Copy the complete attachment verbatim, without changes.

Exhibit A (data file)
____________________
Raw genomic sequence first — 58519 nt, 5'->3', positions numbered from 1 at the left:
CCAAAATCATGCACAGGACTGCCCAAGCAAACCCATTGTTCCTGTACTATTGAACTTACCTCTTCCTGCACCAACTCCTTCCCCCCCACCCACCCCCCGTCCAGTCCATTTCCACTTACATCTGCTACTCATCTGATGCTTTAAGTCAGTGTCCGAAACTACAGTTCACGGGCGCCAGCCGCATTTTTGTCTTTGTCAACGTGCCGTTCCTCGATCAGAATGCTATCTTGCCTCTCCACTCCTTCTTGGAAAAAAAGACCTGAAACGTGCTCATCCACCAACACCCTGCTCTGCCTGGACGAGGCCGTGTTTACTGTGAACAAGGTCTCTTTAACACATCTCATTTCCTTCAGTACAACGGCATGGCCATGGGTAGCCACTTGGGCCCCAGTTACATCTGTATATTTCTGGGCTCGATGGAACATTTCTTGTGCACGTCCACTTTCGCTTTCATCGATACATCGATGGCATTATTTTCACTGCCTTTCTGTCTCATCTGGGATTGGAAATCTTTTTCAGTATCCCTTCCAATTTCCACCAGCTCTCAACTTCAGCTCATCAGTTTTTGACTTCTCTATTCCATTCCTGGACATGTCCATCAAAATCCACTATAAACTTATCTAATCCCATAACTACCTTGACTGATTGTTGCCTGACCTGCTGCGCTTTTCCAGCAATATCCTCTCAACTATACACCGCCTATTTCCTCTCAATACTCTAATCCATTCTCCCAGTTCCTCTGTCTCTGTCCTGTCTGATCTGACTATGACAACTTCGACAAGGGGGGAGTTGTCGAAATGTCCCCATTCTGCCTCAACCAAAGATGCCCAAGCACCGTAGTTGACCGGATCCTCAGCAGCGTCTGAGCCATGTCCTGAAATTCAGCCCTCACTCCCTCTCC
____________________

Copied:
Raw genomic sequence first — 58519 nt, 5'->3', positions numbered from 1 at the left:
CCAAAATCATGCACAGGACTGCCCAAGCAAACCCATTGTTCCTGTACTATTGAACTTACCTCTTCCTGCACCAACTCCTTCCCCCCCACCCACCCCCCGTCCAGTCCATTTCCACTTACATCTGCTACTCATCTGATGCTTTAAGTCAGTGTCCGAAACTACAGTTCACGGGCGCCAGCCGCATTTTTGTCTTTGTCAACGTGCCGTTCCTCGATCAGAATGCTATCTTGCCTCTCCACTCCTTCTTGGAAAAAAAGACCTGAAACGTGCTCATCCACCAACACCCTGCTCTGCCTGGACGAGGCCGTGTTTACTGTGAACAAGGTCTCTTTAACACATCTCATTTCCTTCAGTACAACGGCATGGCCATGGGTAGCCACTTGGGCCCCAGTTACATCTGTATATTTCTGGGCTCGATGGAACATTTCTTGTGCACGTCCACTTTCGCTTTCATCGATACATCGATGGCATTATTTTCACTGCCTTTCTGTCTCATCTGGGATTGGAAATCTTTTTCAGTATCCCTTCCAATTTCCACCAGCTCTCAACTTCAGCTCATCAGTTTTTGACTTCTCTATTCCATTCCTGGACATGTCCATCAAAATCCACTATAAACTTATCTAATCCCATAACTACCTTGACTGATTGTTGCCTGACCTGCTGCGCTTTTCCAGCAATATCCTCTCAACTATACACCGCCTATTTCCTCTCAATACTCTAATCCATTCTCCCAGTTCCTCTGTCTCTGTCCTGTCTGATCTGACTATGACAACTTCGACAAGGGGGGAGTTGTCGAAATGTCCCCATTCTGCCTCAACCAAAGATGCCCAAGCACCGTAGTTGACCGGATCCTCAGCAGCGTCTGAGCCATGTCCTGAAATTCAGCCCTCACTCCCTCTCC